argu.url = argu.url || location.href;
// default done and fail callbacks
argu.done = done || argu.done || function (res) { console.log(res);};
argu.fail = fail || argu.fail || function () {};
// given, or default beforeSend method
argu.beforeSend = argu.beforeSend || function (xhr, next) {
// if POST request, assume JSON
if (argu.method.toUpperCase() === 'POST') {
xhr.setRequestHeader('Content-type', 'application/json');
// custom send that uses JSON
argu.send = function (xhr,argu) {
xhr.send(JSON.stringify(argu.payload));
};
}
next();
};
// given or default send method
argu.send = argu.send || function (xhr,argu) {
// just send
xhr.send(argu.payload);
};
// open the request
xhr.open(argu.method, argu.url, true);
// setup on ready state method to call done or fail methods
xhr.onreadystatechange = function () {
if (this.readyState === 4) {
if (this.status === 200) {
argu.done.call(this, this.response);
} else {
argu.fail.call(this);
}
}
};
// call before send, and send request
argu.beforeSend(xhr, function () {
argu.send(xhr,argu);
});
};

This solution is what I ended up with when just directly working with the tired yet true XMLHttpRequest for scripting http. This is not something that I would use in production code, for that it may be best to stick to something more professional. I have writing posts on XMLHttpRequest, axios, and fetch. In angular.js there is also of course the $http service as well, choose your solutions for scripting http accordingly depending on the project.

Wraping document.getElementById at /public/js/getid.js

I also parked a simple function that wraps document.getElementById in a file called getid.js. It has been a practice that I have been doing for ages when doing anything vanilla js style. It may be more appropriate to place it elsewhere, but I decided to just park it there. In a more advanced project I might use some other means of gaining references to DOM elements, with many font end frameworks there are many ways of keeping these calls more concise compared to typing document.getElementById over and over again.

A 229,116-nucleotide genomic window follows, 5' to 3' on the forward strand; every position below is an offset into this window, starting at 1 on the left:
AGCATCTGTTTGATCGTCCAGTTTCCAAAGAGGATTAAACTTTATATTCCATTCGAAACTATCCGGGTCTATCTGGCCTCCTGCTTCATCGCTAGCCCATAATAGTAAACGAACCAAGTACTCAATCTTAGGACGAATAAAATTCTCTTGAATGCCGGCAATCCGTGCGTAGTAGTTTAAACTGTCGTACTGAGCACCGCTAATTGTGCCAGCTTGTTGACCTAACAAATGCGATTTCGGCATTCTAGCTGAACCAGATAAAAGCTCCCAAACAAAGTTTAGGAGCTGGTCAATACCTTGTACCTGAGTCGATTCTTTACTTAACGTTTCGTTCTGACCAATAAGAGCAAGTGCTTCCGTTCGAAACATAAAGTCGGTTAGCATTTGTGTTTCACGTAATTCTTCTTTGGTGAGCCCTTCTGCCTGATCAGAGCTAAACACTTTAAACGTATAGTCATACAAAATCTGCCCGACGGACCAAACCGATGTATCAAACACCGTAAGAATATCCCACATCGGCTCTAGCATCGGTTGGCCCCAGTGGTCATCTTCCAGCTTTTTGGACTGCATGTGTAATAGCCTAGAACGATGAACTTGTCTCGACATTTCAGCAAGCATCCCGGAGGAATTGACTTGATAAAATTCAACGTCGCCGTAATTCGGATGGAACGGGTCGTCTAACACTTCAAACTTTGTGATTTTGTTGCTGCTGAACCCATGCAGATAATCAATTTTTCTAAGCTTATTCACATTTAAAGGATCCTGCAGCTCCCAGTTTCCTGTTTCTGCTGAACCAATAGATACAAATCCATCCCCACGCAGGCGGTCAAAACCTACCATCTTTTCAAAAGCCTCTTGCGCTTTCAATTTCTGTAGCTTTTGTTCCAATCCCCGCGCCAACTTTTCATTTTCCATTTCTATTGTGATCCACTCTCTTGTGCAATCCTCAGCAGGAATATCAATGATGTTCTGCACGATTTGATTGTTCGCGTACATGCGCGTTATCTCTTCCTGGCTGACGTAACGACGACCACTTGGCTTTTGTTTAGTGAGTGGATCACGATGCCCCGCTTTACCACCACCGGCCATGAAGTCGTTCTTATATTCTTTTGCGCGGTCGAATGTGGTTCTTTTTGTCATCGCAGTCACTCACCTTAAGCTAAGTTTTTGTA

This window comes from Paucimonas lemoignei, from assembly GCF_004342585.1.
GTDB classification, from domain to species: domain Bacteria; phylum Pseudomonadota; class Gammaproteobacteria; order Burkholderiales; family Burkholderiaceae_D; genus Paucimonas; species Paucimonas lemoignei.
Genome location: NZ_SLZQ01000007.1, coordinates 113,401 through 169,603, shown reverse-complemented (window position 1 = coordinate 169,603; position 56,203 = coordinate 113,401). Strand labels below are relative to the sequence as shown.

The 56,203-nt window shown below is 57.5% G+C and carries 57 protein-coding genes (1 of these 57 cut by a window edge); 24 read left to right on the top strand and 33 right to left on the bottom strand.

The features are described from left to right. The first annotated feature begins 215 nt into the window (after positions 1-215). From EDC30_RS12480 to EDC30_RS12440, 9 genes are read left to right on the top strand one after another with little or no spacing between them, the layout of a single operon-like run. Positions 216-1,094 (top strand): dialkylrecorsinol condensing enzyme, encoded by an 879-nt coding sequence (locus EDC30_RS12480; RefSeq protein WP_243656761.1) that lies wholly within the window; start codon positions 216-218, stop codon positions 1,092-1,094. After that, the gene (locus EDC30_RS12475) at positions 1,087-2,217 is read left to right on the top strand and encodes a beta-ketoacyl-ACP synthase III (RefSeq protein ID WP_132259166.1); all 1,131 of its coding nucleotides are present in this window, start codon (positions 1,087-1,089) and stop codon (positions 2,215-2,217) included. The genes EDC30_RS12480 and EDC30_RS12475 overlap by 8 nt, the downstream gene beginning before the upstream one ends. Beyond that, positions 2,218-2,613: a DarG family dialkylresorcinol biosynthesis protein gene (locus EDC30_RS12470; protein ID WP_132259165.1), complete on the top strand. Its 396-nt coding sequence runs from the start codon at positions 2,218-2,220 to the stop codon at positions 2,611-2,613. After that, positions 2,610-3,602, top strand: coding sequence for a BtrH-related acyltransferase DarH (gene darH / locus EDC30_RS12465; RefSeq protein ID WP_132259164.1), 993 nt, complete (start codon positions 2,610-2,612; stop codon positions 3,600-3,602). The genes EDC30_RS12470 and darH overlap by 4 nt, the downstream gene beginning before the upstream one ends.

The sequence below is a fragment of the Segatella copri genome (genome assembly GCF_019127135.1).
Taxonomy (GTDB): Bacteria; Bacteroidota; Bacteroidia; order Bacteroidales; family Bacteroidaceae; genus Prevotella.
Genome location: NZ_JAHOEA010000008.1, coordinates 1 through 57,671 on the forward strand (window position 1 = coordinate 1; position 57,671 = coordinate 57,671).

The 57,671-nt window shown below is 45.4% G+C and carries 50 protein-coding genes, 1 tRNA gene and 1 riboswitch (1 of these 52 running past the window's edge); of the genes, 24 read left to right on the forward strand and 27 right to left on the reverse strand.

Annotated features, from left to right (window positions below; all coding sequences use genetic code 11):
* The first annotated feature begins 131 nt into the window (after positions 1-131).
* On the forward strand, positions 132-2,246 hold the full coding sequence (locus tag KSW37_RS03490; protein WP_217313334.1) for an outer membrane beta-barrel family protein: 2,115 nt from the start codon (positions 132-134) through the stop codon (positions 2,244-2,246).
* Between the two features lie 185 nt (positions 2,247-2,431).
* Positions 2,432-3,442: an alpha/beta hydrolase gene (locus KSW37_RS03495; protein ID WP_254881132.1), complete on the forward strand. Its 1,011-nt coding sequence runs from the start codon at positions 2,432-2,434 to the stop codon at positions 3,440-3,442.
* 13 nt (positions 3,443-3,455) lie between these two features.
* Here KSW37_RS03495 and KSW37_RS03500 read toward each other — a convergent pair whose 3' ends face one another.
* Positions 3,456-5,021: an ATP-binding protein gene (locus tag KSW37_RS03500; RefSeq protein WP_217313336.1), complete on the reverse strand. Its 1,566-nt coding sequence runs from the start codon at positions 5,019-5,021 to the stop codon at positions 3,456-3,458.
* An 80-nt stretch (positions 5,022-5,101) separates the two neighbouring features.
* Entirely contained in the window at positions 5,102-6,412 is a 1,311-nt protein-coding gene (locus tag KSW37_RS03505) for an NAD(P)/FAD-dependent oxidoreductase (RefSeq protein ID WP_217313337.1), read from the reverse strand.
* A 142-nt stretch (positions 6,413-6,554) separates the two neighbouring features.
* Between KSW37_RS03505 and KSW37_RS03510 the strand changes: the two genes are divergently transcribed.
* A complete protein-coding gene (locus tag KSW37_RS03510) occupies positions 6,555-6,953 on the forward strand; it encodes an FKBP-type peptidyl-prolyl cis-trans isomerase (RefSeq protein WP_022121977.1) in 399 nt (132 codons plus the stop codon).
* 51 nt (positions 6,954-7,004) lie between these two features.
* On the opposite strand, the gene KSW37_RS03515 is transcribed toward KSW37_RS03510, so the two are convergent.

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// just wrapping document.getElementById
var getId = function (id) {
return document.getElementById(id);
};

This is a total coding style thing thats about it.

The client code that will send json at /public/js/body-json.js

This is the client script that I use in conjunction with my /json path defined in my json.js file that I am using in my routes folder. I am using my getId method which is just a method that wraps document.getElementById to gain a reference to an input element in my ejs templates, and add an event hadler to it that uses my http method to make a post request to the json path.

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getId('app_send').addEventListener('click', function (e) {
http({
url: '/json',
method: 'POST',
payload: {
action: 'foo'
}
}, function (res) {
getId('app_out').value += res + '\n\n';
});
});

This post is about express.js body parser so I want to keep this simple. So just having a front end that makes a simple post request to a path will work for the sake of the scope of this post.

The client code that will send plain text at /public/js/body-text.js

Another script that makes a post request to one of my express.js powered back end scripts. This one just makes a plain text post rather than a json post. If you look at my http method you will see that by default the built in beforeSend method will convert what I give via the payload property to json. If for some reason I want to do something different than that I can do so by overwriting the beforeSend method with a method that sets the proper headers for what I want to send.

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getId('app_send').addEventListener('click', function (e) {
http({
url: '/text',
method: 'POST',
payload: 'foo',
beforeSend: function (xhr, next) {
xhr.setRequestHeader('Content-type', 'text/plain');